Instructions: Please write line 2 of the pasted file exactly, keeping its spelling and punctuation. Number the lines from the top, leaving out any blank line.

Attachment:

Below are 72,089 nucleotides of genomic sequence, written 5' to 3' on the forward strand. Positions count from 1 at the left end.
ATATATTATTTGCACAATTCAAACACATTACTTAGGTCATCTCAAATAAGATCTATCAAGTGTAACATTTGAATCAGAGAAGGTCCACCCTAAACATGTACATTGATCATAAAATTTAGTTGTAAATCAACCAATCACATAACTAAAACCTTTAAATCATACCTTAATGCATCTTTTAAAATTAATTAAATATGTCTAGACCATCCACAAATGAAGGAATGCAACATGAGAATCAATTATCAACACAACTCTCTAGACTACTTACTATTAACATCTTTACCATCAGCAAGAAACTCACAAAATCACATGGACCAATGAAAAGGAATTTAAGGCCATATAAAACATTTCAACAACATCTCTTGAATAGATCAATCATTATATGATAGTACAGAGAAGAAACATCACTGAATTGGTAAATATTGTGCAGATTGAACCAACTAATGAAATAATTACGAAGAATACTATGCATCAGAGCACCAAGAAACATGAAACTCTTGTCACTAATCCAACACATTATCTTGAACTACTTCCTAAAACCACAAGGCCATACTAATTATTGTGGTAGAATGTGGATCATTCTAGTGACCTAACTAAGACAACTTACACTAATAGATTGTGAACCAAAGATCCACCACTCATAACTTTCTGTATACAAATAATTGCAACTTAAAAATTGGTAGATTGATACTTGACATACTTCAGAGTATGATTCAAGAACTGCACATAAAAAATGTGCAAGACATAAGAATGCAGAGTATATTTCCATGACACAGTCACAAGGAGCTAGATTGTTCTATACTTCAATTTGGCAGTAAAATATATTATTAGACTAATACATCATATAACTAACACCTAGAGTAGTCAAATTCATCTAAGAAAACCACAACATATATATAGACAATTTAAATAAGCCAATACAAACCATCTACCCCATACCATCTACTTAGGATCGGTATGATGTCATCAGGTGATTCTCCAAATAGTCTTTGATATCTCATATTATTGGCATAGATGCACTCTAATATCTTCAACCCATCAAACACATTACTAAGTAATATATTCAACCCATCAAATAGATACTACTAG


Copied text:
ATATATTATTTGCACAATTCAAACACATTACTTAGGTCATCTCAAATAAGATCTATCAAGTGTAACATTTGAATCAGAGAAGGTCCACCCTAAACATGTACATTGATCATAAAATTTAGTTGTAAATCAACCAATCACATAACTAAAACCTTTAAATCATACCTTAATGCATCTTTTAAAATTAATTAAATATGTCTAGACCATCCACAAATGAAGGAATGCAACATGAGAATCAATTATCAACACAACTCTCTAGACTACTTACTATTAACATCTTTACCATCAGCAAGAAACTCACAAAATCACATGGACCAATGAAAAGGAATTTAAGGCCATATAAAACATTTCAACAACATCTCTTGAATAGATCAATCATTATATGATAGTACAGAGAAGAAACATCACTGAATTGGTAAATATTGTGCAGATTGAACCAACTAATGAAATAATTACGAAGAATACTATGCATCAGAGCACCAAGAAACATGAAACTCTTGTCACTAATCCAACACATTATCTTGAACTACTTCCTAAAACCACAAGGCCATACTAATTATTGTGGTAGAATGTGGATCATTCTAGTGACCTAACTAAGACAACTTACACTAATAGATTGTGAACCAAAGATCCACCACTCATAACTTTCTGTATACAAATAATTGCAACTTAAAAATTGGTAGATTGATACTTGACATACTTCAGAGTATGATTCAAGAACTGCACATAAAAAATGTGCAAGACATAAGAATGCAGAGTATATTTCCATGACACAGTCACAAGGAGCTAGATTGTTCTATACTTCAATTTGGCAGTAAAATATATTATTAGACTAATACATCATATAACTAACACCTAGAGTAGTCAAATTCATCTAAGAAAACCACAACATATATATAGACAATTTAAATAAGCCAATACAAACCATCTACCCCATACCATCTACTTAGGATCGGTATGATGTCATCAGGTGATTCTCCAAATAGTCTTTGATATCTCATATTATTGGCATAGATGCACTCTAATATCTTCAACCCATCAAACACATTACTAAGTAATATATTCAACCCATCAAATAGATACTACTAG